Background: Most individuals with schizophrenia-spectrum disorders have relapses, which increase the risk of morbidity and mortality. Because non-adherence to antipsychotic maintenance treatment could affect more than half of individuals with schizophrenia-spectrum disorders, psychosis relapse can often be confounded by unnoticed treatment interruption. Research of relapse during confirmed antipsychotic exposure has basic clinical and neurobiological implications, but data are scarce. We aimed to generate reliable estimates of incidence and predictors of relapse during assured antipsychotic treatment.
Methods: We did a systematic review and individual participant data (IPD) meta-analysis of clinical trials of long-acting injectable antipsychotics (LAIs) for psychosis relapse-prevention, following IPD-PRISMA guidelines. Datasets were identified by searching relevant repositories from inception to Aug 1, 2019. Each LAI group was reanalysed as a separate cohort, further identifying subcohorts of individuals with and without prospectively determined symptom remission (PSR). Summary incidence rate of relapse, incidence rate ratios (IRRs) of relapse between individuals with and without PSR, hazard ratios (HRs) of covariates on risk of relapse, and standardised mean difference (SMDs) in changes in overall functioning associated with relapse were generated by pooling results from the harmonised reanalysis of each study. This study is registered with PROSPERO, number CRD42019137439.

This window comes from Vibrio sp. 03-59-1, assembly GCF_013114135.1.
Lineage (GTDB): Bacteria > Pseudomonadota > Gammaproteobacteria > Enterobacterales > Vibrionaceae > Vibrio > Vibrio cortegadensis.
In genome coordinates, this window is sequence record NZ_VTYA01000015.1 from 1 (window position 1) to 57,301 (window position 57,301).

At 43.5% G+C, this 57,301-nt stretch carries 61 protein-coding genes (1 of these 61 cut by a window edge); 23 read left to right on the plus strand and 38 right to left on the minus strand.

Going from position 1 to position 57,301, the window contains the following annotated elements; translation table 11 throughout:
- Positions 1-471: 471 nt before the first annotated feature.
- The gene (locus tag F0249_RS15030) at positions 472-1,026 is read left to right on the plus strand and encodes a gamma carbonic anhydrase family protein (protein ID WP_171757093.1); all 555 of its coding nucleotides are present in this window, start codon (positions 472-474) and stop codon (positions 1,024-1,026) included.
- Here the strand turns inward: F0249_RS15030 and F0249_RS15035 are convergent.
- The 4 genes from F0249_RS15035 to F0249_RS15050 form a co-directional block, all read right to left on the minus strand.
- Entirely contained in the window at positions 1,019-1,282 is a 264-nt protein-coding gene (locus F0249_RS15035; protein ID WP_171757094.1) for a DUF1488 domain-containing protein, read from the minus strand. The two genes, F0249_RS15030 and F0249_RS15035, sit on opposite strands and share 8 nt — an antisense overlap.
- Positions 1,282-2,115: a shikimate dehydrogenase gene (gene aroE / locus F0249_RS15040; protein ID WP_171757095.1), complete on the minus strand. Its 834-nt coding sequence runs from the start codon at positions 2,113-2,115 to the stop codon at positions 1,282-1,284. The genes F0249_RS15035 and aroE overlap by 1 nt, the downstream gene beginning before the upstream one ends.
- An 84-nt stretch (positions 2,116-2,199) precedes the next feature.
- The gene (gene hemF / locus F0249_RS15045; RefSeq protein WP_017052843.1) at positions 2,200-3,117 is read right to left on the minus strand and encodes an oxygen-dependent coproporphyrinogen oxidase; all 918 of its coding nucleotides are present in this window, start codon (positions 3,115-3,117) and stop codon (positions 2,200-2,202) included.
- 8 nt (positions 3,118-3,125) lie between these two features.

Findings: 19 treatment cohorts consisting of 5130 individuals (2938 with PSR, 2192 without PSR), with 3959·53 observed participant-years, were meta-analysed. Pooled incidence of relapse was 22·97 per 100 participant-years (14·76 per 100 participant-years for the PSR subcohort, 31·51 per 100 participant-years for the non-PSR subcohort), with an IRR of 0·19 (95% CI 0·07 to 0·54). Relapse was associated with functional decline (overall SMD -0·76, 95% CI -1·14 to -0·37; PSR SMD -0·52, 95% CI -0·80 to -0·21; non-PSR SMD -0·72, 95% CI -1·18 to -0·26). The strongest predictor of relapse was tardive dyskinesia at treatment onset (HR 2·39, 95% CI 1·05 to 5·42).
Interpretation: Despite the established efficacy of antipsychotics in preventing relapse, these data indicate that these drugs might not prevent subsequent exacerbations for a proportion of individuals whose illness is stabilised on continuous antipsychotic treatment. Tardive dyskinesia in particular might have pathophysiological implications for relapse.
Funding: Northwell Health.
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